Carthage, the Pheonicians and what really happened with the child sacrifices?

Essay by vivHigh School, 11th grade March 2004

download word file, 5 pages 5.0

Downloaded 18 times

Carthage- What Really Happened?

Carthage, inventers of the alphabet, leading navigators, a civilization that thrived on its trade and once rivaling Rome in advancement, now steeped in mystery.

The Pheonicians were completely destroyed by their archenemies the Romans in the Third Punic in 146BC and with all written traces of Carthage obliterated, there is no trace of their own account of their lifestyle before the Romans. The only source left of Carthaginian history is from their enemies, therefore it is hard to define the truth from the negative rumors and propaganda in Greek and Latin literature. One of the most profound mysteries is the question of whether the legend of the Phoenician ritual of sacrificing their infants was true.

In Sicily, when 6000 urns were excavated in a Phoenician Tophet, containing cremated remains of infants, the archaeological society divided. Some believed that the Tophet was just the sacred resting place for the still-born and children who died in early infancy, while others argued that this was the evidence to support the detailed Roman and Greek descriptions of the Phoenician religious ritual of sacrificing their infants to appease their bloody-thirsty gods in times of crisis.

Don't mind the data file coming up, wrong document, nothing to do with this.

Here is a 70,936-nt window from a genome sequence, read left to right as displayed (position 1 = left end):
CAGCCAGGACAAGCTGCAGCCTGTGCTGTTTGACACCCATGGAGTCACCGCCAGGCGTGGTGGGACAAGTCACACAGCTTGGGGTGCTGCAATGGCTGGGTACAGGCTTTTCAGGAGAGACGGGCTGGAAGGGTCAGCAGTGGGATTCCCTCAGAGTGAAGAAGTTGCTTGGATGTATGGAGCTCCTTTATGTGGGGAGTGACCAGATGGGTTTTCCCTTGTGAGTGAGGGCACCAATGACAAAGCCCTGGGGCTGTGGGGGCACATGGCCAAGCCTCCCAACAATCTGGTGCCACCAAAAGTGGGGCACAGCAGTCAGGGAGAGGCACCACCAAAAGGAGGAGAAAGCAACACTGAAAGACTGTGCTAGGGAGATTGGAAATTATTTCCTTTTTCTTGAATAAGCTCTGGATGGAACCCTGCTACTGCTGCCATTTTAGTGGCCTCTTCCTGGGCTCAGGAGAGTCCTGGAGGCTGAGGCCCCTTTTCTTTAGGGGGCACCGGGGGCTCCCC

The evidence that has been used to support both sides is ambiguous and open to interpretation.

Firstly, the written sources. While there are written detailed accounts of the child sacrifices in history by classical historians such Kleitarchos, Diodorus and Tertullian, with similar details, there are also contemporary Roman historians such as Livy and also Polybius (who was present when Carthage was destroyed in 146BC.) who, despite their dislike of Carthage, make no mention of child sacrifices. Some historians interpret this as that the accounts seem to have only come from a few classical historians who are not regarded as very credible while others point out that...